This website uses cookies to ensure you get the best experience on our website Got it!

Covid-19 and the Lettings Industry

Covid-19 and the Lettings Industry

Covid-19 and the Lettings Industry

The global Covid-19 pandemic has already had an unprecedented impact on everyone worldwide, whether that be physically, mentally or financially, everyone has or will be affected. College and County hope that you and your loved ones are keeping well and want to remind you that we are still working hard on behalf of our Landlords and Tenants at this time.

The government has outlined two expectations for landlords during this crisis. Firstly to let people continue to live in their property without the threat of eviction during this difficult time and to ask that landlords show compassion towards tenants who have had their financial circumstances impacted by the Coronavirus.

The UK governments approach to the relief and support provided during this crisis has been to try to support incomes in hope that these will trickle down through to ensure mortgages and rents can continue to be paid. Although this has helped many as seen by the take up of the furlough scheme we appreciate there are quite a few that are not able to benefit from this approach and have been missed in the support provided.

The government has urged the mortgage industry to provide what are called ‘mortgage holidays’ to private landlords with buy to let mortgages whose tenants are in financial distress. This is designed to allow those who cannot afford to keep up with rental payments to delay their payment of rent until a few months later, in a similar fashion to a landlord delaying mortgage costs and then paying a higher amount later.  This support does not change the overall rent owed between tenant and landlord and does not change the tenant’s rights to their property. At the end of this period, landlords and tenants are expected to work together to establish an affordable repayment plan, taking into account tenants’ individual circumstances.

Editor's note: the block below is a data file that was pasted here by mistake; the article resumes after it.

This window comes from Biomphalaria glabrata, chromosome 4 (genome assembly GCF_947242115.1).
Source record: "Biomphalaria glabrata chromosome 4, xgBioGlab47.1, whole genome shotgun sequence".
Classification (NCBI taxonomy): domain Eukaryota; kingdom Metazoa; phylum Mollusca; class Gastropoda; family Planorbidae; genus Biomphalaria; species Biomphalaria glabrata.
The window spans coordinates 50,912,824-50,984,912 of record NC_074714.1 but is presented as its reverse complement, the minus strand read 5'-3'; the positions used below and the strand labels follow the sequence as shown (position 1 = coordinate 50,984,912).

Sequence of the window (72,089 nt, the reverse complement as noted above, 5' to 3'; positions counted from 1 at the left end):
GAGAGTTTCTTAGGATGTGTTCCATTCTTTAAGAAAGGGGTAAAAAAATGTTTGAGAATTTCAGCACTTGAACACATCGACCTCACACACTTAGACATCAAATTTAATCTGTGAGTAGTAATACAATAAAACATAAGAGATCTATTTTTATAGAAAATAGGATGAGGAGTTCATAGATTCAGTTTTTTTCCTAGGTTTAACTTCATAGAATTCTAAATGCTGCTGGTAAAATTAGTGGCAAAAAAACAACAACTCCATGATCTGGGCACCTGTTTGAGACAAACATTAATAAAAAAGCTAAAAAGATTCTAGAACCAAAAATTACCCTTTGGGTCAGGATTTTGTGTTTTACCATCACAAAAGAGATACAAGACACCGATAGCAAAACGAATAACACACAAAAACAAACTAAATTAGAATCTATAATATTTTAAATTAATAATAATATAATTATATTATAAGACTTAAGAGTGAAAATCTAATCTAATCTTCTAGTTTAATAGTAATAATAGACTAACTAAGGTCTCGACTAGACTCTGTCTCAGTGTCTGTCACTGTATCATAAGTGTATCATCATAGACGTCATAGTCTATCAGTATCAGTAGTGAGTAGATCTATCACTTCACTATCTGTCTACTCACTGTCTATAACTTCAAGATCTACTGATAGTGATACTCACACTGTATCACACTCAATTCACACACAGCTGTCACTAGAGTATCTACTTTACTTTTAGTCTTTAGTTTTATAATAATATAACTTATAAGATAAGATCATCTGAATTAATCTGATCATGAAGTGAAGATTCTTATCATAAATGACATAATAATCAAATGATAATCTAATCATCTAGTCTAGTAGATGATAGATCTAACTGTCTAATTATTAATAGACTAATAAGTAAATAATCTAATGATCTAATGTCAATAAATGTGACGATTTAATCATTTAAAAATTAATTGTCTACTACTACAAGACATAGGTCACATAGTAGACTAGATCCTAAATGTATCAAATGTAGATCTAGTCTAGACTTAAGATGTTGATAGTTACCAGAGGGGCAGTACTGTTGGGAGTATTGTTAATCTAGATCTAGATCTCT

While at College and County we are encouraging landlords to make such an arrangement available to tenants wherever possible it is important that both parties understand that this may not always be possible for the following reasons… 1. Not all landlords have traditional mortgage loans and commercial loans are not offering the same flexibility. 2. Landlords who rely on the rental income as their main source of income have no other support to fall on to fill the gap this would leave in their monthly finances. 3. The interest owed on the mortgage is still charged during this holiday and would be added onto the balance of the mortgage. 4. It has been widely reported that asking for a mortgage holiday will likely impact the availability of future loans to the individual and products they may be able to access in the future.

Universities around the country are closed and operating remote leaning programs resulting in many student tenants deciding to leave their student rented properties and return to their family homes for lockdown. The National Union for Students (NUS) has released an open letter directed to multiple property associations including the National Landlords Association. The NUS have written five demands which they have asked the above organisations to put in place for tenants. We wanted to highlight two of the demands which are ‘hot topics’ in our agency at the moment, two of the demands are “Every landlord must offer students a no-penalty early release from tenancy contracts for the current and next academic year” and “All renters who are financially impacted by the coronavirus must have their rents subsidised, significantly reduced or waved entirely for 6 months”.